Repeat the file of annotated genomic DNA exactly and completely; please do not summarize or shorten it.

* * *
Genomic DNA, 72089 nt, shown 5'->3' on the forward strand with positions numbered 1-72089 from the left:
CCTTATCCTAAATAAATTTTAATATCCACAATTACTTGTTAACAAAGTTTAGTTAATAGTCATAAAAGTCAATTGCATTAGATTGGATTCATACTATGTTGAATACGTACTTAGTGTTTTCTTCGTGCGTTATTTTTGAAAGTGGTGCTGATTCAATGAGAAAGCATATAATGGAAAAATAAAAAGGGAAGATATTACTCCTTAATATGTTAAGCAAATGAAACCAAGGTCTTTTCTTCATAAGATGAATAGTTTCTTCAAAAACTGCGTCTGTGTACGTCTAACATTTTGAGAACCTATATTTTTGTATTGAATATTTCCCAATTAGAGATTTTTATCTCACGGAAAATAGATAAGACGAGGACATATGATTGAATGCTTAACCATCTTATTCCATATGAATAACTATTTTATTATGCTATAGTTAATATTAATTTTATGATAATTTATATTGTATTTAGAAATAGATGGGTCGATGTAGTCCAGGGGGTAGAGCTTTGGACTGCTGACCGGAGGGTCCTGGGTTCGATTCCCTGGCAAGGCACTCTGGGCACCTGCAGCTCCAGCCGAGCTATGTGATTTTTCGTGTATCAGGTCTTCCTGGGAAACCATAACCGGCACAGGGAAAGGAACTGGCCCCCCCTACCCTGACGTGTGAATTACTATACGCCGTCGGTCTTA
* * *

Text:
Genomic DNA, 72089 nt, shown 5'->3' on the forward strand with positions numbered 1-72089 from the left:
CCTTATCCTAAATAAATTTTAATATCCACAATTACTTGTTAACAAAGTTTAGTTAATAGTCATAAAAGTCAATTGCATTAGATTGGATTCATACTATGTTGAATACGTACTTAGTGTTTTCTTCGTGCGTTATTTTTGAAAGTGGTGCTGATTCAATGAGAAAGCATATAATGGAAAAATAAAAAGGGAAGATATTACTCCTTAATATGTTAAGCAAATGAAACCAAGGTCTTTTCTTCATAAGATGAATAGTTTCTTCAAAAACTGCGTCTGTGTACGTCTAACATTTTGAGAACCTATATTTTTGTATTGAATATTTCCCAATTAGAGATTTTTATCTCACGGAAAATAGATAAGACGAGGACATATGATTGAATGCTTAACCATCTTATTCCATATGAATAACTATTTTATTATGCTATAGTTAATATTAATTTTATGATAATTTATATTGTATTTAGAAATAGATGGGTCGATGTAGTCCAGGGGGTAGAGCTTTGGACTGCTGACCGGAGGGTCCTGGGTTCGATTCCCTGGCAAGGCACTCTGGGCACCTGCAGCTCCAGCCGAGCTATGTGATTTTTCGTGTATCAGGTCTTCCTGGGAAACCATAACCGGCACAGGGAAAGGAACTGGCCCCCCCTACCCTGACGTGTGAATTACTATACGCCGTCGGTCTTA